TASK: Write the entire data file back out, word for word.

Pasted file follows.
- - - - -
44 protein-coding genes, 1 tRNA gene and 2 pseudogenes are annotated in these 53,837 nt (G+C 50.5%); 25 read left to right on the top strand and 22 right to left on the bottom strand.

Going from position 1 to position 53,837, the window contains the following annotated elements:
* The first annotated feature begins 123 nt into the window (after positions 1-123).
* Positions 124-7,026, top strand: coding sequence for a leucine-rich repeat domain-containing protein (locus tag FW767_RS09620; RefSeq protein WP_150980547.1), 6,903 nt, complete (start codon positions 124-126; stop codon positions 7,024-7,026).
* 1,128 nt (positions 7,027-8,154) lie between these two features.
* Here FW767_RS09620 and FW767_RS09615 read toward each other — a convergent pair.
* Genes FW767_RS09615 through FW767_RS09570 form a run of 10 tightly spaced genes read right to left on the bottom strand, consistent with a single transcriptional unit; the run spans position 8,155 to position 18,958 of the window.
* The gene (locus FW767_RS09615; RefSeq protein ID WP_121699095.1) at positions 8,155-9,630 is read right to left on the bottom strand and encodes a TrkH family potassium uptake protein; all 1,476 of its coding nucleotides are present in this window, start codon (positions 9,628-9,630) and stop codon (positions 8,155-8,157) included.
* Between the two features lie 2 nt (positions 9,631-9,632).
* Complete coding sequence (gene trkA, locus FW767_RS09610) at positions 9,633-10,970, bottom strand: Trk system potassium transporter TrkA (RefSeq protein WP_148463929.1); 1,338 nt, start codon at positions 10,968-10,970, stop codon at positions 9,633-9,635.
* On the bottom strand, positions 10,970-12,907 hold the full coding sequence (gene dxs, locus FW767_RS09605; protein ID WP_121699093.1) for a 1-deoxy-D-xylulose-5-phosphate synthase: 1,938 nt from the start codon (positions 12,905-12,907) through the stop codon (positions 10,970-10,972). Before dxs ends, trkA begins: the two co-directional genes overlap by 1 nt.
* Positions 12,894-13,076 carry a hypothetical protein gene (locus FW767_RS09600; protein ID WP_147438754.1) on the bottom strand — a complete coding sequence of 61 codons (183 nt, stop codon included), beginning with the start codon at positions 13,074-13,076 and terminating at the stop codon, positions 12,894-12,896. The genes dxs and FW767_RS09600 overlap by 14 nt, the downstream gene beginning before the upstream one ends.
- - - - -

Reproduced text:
44 protein-coding genes, 1 tRNA gene and 2 pseudogenes are annotated in these 53,837 nt (G+C 50.5%); 25 read left to right on the top strand and 22 right to left on the bottom strand.

Going from position 1 to position 53,837, the window contains the following annotated elements:
* The first annotated feature begins 123 nt into the window (after positions 1-123).
* Positions 124-7,026, top strand: coding sequence for a leucine-rich repeat domain-containing protein (locus tag FW767_RS09620; RefSeq protein WP_150980547.1), 6,903 nt, complete (start codon positions 124-126; stop codon positions 7,024-7,026).
* 1,128 nt (positions 7,027-8,154) lie between these two features.
* Here FW767_RS09620 and FW767_RS09615 read toward each other — a convergent pair.
* Genes FW767_RS09615 through FW767_RS09570 form a run of 10 tightly spaced genes read right to left on the bottom strand, consistent with a single transcriptional unit; the run spans position 8,155 to position 18,958 of the window.
* The gene (locus FW767_RS09615; RefSeq protein ID WP_121699095.1) at positions 8,155-9,630 is read right to left on the bottom strand and encodes a TrkH family potassium uptake protein; all 1,476 of its coding nucleotides are present in this window, start codon (positions 9,628-9,630) and stop codon (positions 8,155-8,157) included.
* Between the two features lie 2 nt (positions 9,631-9,632).
* Complete coding sequence (gene trkA, locus FW767_RS09610) at positions 9,633-10,970, bottom strand: Trk system potassium transporter TrkA (RefSeq protein WP_148463929.1); 1,338 nt, start codon at positions 10,968-10,970, stop codon at positions 9,633-9,635.
* On the bottom strand, positions 10,970-12,907 hold the full coding sequence (gene dxs, locus FW767_RS09605; protein ID WP_121699093.1) for a 1-deoxy-D-xylulose-5-phosphate synthase: 1,938 nt from the start codon (positions 12,905-12,907) through the stop codon (positions 10,970-10,972). Before dxs ends, trkA begins: the two co-directional genes overlap by 1 nt.
* Positions 12,894-13,076 carry a hypothetical protein gene (locus FW767_RS09600; protein ID WP_147438754.1) on the bottom strand — a complete coding sequence of 61 codons (183 nt, stop codon included), beginning with the start codon at positions 13,074-13,076 and terminating at the stop codon, positions 12,894-12,896. The genes dxs and FW767_RS09600 overlap by 14 nt, the downstream gene beginning before the upstream one ends.